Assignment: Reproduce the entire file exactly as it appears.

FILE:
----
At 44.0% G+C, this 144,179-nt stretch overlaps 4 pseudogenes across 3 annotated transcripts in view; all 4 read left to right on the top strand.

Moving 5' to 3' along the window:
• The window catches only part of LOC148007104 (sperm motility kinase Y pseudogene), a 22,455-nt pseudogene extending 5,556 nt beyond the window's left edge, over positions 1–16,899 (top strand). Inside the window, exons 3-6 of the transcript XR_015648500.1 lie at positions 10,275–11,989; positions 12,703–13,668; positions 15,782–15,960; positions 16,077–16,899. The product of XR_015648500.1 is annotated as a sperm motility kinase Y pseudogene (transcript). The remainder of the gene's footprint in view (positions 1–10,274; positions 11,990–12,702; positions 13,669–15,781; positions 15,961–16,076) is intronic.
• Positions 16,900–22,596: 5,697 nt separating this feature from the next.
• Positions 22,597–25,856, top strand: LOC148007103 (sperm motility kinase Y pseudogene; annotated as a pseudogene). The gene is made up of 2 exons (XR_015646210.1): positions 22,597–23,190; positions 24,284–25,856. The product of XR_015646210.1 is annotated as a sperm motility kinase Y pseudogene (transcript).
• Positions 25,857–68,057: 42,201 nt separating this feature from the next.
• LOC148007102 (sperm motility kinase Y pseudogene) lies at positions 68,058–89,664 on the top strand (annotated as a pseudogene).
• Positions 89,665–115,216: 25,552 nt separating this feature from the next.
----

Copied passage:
At 44.0% G+C, this 144,179-nt stretch overlaps 4 pseudogenes across 3 annotated transcripts in view; all 4 read left to right on the top strand.

Moving 5' to 3' along the window:
• The window catches only part of LOC148007104 (sperm motility kinase Y pseudogene), a 22,455-nt pseudogene extending 5,556 nt beyond the window's left edge, over positions 1–16,899 (top strand). Inside the window, exons 3-6 of the transcript XR_015648500.1 lie at positions 10,275–11,989; positions 12,703–13,668; positions 15,782–15,960; positions 16,077–16,899. The product of XR_015648500.1 is annotated as a sperm motility kinase Y pseudogene (transcript). The remainder of the gene's footprint in view (positions 1–10,274; positions 11,990–12,702; positions 13,669–15,781; positions 15,961–16,076) is intronic.
• Positions 16,900–22,596: 5,697 nt separating this feature from the next.
• Positions 22,597–25,856, top strand: LOC148007103 (sperm motility kinase Y pseudogene; annotated as a pseudogene). The gene is made up of 2 exons (XR_015646210.1): positions 22,597–23,190; positions 24,284–25,856. The product of XR_015646210.1 is annotated as a sperm motility kinase Y pseudogene (transcript).
• Positions 25,857–68,057: 42,201 nt separating this feature from the next.
• LOC148007102 (sperm motility kinase Y pseudogene) lies at positions 68,058–89,664 on the top strand (annotated as a pseudogene).
• Positions 89,665–115,216: 25,552 nt separating this feature from the next.